“I figured it out. I know how the bastard did it. Somebody better help get me up.” That was Martha’s sign to bow out with Bob and Joe. Burl got me my things from the closet. I won’t lie. It was slow work, and I stopped wishing I wouldn’t throw up and started wishing I could. But I struggled into my clothes.”

“Is this such a good idea, Jack?”

“Well I sort of got it figured out, but I haven’t got it all square. Can’t seem to finish my thoughts. I think maybe talking with Sweeney will sort it all out.”

“Jack, this is highly irregular. I’m sure the captain won’t let you talk to the prisoner.”

“Figured it would be so. Better get over there before he finishes his biscuits.” Burl was looking at me. “Well, Burl just give me fifteen minutes.”

“If you last that long.”

It’s not far from the hospital to the jail. Under two miles but I was sick the whole way. Couldn’t wait to get out of that car and be sick. It was dry heaves now. Burl lifted me up and half dragged me into the station. Of the two of us I think von Kartmann was probably more presentable at this point. Burl fetched me some water, and while I was contemplating it he went for Sweeny. It seemed like the hardest thing to even lift that little Styrofoam cup up to my lips. I’d just managed it when they came back.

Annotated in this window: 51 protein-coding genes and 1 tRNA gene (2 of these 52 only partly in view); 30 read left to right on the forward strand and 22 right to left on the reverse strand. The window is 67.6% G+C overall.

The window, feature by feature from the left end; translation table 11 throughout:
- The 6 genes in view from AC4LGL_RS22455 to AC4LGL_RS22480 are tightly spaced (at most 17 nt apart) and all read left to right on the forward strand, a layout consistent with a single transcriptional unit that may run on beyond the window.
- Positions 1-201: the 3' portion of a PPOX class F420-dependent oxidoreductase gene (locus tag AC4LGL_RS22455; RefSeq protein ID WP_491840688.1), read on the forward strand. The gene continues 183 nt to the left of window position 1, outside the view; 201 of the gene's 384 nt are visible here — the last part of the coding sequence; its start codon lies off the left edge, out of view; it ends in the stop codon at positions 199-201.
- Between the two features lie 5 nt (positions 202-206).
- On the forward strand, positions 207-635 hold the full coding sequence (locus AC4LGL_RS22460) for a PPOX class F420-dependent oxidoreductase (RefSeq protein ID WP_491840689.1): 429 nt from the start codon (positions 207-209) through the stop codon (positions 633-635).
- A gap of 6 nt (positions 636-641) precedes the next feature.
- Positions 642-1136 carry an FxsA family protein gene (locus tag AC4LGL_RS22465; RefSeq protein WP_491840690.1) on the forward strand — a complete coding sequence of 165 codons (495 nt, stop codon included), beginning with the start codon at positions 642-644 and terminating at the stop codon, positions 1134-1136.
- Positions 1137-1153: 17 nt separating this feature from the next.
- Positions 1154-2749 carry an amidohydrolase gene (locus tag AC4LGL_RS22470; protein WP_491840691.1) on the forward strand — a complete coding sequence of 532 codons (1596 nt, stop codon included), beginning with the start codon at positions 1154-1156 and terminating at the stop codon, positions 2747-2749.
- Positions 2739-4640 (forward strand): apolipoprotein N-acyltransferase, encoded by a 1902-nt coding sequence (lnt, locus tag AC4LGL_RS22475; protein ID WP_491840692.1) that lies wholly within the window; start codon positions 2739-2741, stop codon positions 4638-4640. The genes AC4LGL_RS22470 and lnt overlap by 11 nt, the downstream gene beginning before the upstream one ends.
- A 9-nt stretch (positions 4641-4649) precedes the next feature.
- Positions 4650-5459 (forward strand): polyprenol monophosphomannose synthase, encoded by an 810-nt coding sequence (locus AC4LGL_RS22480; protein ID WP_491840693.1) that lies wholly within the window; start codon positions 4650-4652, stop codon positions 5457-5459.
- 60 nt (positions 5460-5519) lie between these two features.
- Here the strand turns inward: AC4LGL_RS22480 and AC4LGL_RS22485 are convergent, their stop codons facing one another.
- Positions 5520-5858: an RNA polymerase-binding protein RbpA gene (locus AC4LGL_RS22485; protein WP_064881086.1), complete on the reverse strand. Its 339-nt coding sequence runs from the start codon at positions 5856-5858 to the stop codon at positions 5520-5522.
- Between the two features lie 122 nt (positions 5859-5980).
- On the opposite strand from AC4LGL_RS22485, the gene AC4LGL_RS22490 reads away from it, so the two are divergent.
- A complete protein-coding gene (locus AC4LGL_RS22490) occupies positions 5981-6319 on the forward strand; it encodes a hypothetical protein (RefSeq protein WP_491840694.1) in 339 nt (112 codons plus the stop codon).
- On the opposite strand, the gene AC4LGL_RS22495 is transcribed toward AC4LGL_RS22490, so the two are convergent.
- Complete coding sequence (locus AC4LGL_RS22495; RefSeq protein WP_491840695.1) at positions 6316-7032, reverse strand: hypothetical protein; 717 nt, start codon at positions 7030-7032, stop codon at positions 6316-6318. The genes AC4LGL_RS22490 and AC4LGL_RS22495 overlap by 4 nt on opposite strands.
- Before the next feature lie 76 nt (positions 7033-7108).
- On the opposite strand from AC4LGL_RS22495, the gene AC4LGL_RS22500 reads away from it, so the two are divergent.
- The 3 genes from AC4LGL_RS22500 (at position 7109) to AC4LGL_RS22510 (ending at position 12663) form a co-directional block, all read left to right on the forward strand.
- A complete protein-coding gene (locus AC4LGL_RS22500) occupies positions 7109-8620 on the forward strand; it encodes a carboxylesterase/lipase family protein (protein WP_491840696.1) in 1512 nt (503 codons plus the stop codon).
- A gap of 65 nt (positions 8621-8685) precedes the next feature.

He looked at me the same way he did on the river when I wouldn’t pull over. Now I could place it. It was a big house stare. This man was used to violent emotions, and covering them up. This cat was cold.

“That uniform looks good on you. Tailored?”

“Something’s different about you, Jack. Have a zipper installed on your forehead?”

“Yeah, and a hatch on the back. Recognize the workmanship?” I really wasn’t up for sparring. Thank god he just pursed his lips and stared at me.

“I know you killed my friend, Sweeney. Hawkeye.” I corrected myself.

“What tipped you off, Jack?” He played smug good.